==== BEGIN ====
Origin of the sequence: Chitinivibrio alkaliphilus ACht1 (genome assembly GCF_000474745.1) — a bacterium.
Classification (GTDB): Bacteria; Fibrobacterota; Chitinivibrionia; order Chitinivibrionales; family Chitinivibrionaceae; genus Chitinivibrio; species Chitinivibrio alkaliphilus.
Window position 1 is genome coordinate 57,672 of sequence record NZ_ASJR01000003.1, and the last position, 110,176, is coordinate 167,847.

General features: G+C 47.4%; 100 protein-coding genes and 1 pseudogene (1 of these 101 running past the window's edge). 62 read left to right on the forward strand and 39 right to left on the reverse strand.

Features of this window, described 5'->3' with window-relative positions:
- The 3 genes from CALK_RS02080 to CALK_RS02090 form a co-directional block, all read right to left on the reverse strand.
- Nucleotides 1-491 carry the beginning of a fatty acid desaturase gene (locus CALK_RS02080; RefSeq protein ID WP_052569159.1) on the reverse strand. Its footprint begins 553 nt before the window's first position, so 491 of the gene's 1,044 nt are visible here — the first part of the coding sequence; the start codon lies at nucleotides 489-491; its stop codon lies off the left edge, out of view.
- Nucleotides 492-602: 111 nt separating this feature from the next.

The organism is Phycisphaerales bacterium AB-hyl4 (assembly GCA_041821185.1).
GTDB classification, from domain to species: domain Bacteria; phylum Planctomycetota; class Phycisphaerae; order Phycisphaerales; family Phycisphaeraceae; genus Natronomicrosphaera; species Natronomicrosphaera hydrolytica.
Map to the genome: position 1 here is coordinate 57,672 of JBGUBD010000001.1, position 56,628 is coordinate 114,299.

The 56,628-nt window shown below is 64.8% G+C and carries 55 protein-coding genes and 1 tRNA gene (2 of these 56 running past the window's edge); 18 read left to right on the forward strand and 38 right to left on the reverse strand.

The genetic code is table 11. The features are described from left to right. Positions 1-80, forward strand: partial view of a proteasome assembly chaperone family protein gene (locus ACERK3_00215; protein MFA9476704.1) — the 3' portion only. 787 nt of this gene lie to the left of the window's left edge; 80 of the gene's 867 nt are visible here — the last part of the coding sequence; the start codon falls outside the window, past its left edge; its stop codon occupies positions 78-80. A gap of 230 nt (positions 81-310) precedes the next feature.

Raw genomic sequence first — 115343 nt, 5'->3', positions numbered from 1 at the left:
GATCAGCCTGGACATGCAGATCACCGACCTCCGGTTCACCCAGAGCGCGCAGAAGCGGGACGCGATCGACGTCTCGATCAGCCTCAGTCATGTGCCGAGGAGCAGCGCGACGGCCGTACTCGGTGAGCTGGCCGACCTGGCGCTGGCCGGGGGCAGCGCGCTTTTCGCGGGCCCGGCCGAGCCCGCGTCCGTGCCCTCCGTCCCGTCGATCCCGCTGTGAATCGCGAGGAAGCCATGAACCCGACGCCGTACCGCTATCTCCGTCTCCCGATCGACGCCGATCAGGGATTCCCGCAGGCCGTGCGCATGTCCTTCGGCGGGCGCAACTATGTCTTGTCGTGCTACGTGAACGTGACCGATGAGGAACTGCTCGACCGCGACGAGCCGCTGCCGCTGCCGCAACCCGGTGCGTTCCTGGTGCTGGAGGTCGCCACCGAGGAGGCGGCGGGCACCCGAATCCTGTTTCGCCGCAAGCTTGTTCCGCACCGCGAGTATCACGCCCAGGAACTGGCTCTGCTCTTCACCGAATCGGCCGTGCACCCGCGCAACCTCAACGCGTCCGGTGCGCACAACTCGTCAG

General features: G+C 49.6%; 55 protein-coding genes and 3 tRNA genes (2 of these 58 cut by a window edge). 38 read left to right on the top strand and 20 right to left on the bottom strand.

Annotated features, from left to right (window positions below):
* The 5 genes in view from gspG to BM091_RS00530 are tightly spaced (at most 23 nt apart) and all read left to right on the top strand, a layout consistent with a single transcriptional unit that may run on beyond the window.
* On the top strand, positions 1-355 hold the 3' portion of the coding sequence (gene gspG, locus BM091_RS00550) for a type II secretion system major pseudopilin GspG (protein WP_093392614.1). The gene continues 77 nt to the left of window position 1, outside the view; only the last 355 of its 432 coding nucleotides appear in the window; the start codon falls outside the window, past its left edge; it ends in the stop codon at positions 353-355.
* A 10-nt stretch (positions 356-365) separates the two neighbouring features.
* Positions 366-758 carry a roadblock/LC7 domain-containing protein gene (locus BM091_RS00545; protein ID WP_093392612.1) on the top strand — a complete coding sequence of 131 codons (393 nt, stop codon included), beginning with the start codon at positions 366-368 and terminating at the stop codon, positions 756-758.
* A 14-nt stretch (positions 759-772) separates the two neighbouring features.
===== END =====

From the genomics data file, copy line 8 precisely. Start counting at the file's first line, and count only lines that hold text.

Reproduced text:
- Nucleotides 492-602: 111 nt separating this feature from the next.